Glossary
Glossary
Publishing & printing dictionary

At The Self Publishing Studio, we understand that having your first venture into the world of publishing can be a daunting prospect. There's so much to learn and take in, and as with any new endeavour, it helps if you speak the language.

If you decide to work with The Self Publishing Studio, you'll be in close contact with your publishing assistant who will be your hands-on expert, which means you don't have to learn to speak 'publishing'. But it's always useful to have an understanding of the terminology.

Whether you decide to work with The Self Publishing Studio or not you'll still find this short glossary of commonly used publishing terms that you might come across during your publishing journey, from the initial editing process all the way through to the printing stage, very useful.

Would you like to know more?

If you'd like to know more about publishing with The Self Publishing Studio, simply drop us a line and we'll respond as quickly as possible.

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This covers all illustrated material, photographs, images, charts and text that is prepared for reproduction. Artwork can be produced manually or using software such as Adobe InDesign, Illustrator and Photoshop.

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The extra ink area that crosses the trimmed edge of a page. Used to avoid strips of unsightly white at the edges of a page where the image goes right to the trimmed edge.

The short promotional text which usually appears on the back of a book (or on the dustjacket if hardback). Blurb may also form part of any marketing or promotional copy used.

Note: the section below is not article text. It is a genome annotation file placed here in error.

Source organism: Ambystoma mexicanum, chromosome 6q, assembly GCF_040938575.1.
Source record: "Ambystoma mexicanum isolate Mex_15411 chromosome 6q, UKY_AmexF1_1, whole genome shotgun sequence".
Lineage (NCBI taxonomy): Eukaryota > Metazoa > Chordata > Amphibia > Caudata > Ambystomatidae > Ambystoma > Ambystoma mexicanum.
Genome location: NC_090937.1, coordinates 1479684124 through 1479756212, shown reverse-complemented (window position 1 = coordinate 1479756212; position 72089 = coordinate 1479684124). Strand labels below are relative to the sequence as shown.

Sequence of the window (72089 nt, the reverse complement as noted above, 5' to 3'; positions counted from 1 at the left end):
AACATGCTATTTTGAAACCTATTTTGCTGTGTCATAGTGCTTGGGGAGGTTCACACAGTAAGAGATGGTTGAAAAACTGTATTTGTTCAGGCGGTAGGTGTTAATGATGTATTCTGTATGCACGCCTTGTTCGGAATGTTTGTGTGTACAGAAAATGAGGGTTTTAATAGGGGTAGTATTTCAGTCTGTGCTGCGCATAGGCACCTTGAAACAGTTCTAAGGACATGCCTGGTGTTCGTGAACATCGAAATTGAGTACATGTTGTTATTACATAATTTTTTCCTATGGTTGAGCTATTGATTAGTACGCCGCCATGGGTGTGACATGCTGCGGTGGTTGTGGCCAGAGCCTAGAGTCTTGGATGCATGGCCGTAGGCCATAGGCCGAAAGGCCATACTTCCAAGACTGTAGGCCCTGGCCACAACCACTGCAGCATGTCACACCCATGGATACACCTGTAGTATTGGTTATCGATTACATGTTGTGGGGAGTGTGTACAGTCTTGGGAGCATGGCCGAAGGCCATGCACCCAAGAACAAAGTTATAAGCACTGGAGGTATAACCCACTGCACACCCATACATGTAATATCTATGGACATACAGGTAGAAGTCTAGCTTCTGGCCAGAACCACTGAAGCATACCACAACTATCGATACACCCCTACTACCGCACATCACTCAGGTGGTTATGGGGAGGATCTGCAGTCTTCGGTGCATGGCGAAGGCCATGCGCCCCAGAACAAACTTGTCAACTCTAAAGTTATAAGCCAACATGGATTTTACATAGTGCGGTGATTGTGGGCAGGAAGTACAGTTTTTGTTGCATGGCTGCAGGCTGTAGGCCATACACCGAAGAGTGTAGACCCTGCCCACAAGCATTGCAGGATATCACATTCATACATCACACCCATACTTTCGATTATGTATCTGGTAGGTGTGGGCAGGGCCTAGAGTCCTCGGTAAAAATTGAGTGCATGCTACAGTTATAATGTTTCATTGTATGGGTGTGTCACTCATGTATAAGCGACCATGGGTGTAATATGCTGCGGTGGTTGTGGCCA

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The thick cover of a hardback book.

Books bound using board (case) covers.

The abbreviation for the four process colours used in standard four-colour printing. Cyan, magenta, yellow and black provide the widest colour range with the smallest number of inks.

The meticulous task of checking the final details of text before the work is typeset. Copy-editing involves putting text into a publisher's house style as well as checking the grammar and accuracy of the text.

The right of an originator (author, artist, photographer, etc.) to limit the use of their original work. Copyright is broadly controlled by international agreement, but there are substantial differences between countries.

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Dots per inch. A measurement of resolution of a printed image, determined by the number of dots that fit into one inch. The higher the concentration of dots per inch, the sharper the image will be. Print resolution is 300dpi minimum.

A loose paper cover which is wrapped around a cloth-bound book to protect it. The dust jacket often contains an extract from the book, the blurb and information about the author.

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These are pages that are pasted onto the binding of a hardback book to fasten the body of the book to the cover. In most cases they are blank, but occasionally feature some design or text. White endpapers are the most economical choice. Expect to pay more for coloured endpapers.

The number of pages in the printed book. Usually divisible by 4, 8, 16 or 32 depending on the printing method. Digital printing can offer page counts divisible by 2.

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A collection of glyphs that describes a typeface. The font is the delivery mechanism, represented by a digital file. It tells the typesetter, computer, and printer how to display the typeface. A typeface is the characters, symbols, letters and numbers that make up the overall design of the type. The typeface might be Garamond, while the fonts might be Garamond italic, Garamond bold etc. However, many people use the terms to relate to the same thing. Purists may correct those people!